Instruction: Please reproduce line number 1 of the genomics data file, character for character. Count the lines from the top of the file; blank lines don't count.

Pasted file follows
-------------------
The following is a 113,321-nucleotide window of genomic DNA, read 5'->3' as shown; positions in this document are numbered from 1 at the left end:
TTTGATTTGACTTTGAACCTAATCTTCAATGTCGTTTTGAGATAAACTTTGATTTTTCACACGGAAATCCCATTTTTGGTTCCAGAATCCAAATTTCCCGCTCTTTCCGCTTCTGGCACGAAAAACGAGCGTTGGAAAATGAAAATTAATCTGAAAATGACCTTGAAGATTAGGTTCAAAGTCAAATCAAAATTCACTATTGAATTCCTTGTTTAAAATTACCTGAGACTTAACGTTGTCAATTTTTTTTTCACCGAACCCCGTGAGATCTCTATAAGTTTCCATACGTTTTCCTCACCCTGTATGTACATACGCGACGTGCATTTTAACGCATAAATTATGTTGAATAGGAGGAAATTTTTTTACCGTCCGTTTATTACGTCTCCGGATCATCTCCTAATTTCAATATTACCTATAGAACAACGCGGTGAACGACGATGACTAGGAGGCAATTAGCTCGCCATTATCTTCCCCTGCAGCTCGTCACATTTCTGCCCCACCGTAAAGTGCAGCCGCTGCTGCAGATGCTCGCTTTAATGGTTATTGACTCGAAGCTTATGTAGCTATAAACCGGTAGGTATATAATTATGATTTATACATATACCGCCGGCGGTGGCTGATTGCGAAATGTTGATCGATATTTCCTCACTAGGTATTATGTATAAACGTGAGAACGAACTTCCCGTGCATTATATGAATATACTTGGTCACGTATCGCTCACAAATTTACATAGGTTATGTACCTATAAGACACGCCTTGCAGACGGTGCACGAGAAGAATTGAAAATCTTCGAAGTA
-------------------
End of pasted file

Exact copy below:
The following is a 113,321-nucleotide window of genomic DNA, read 5'->3' as shown; positions in this document are numbered from 1 at the left end: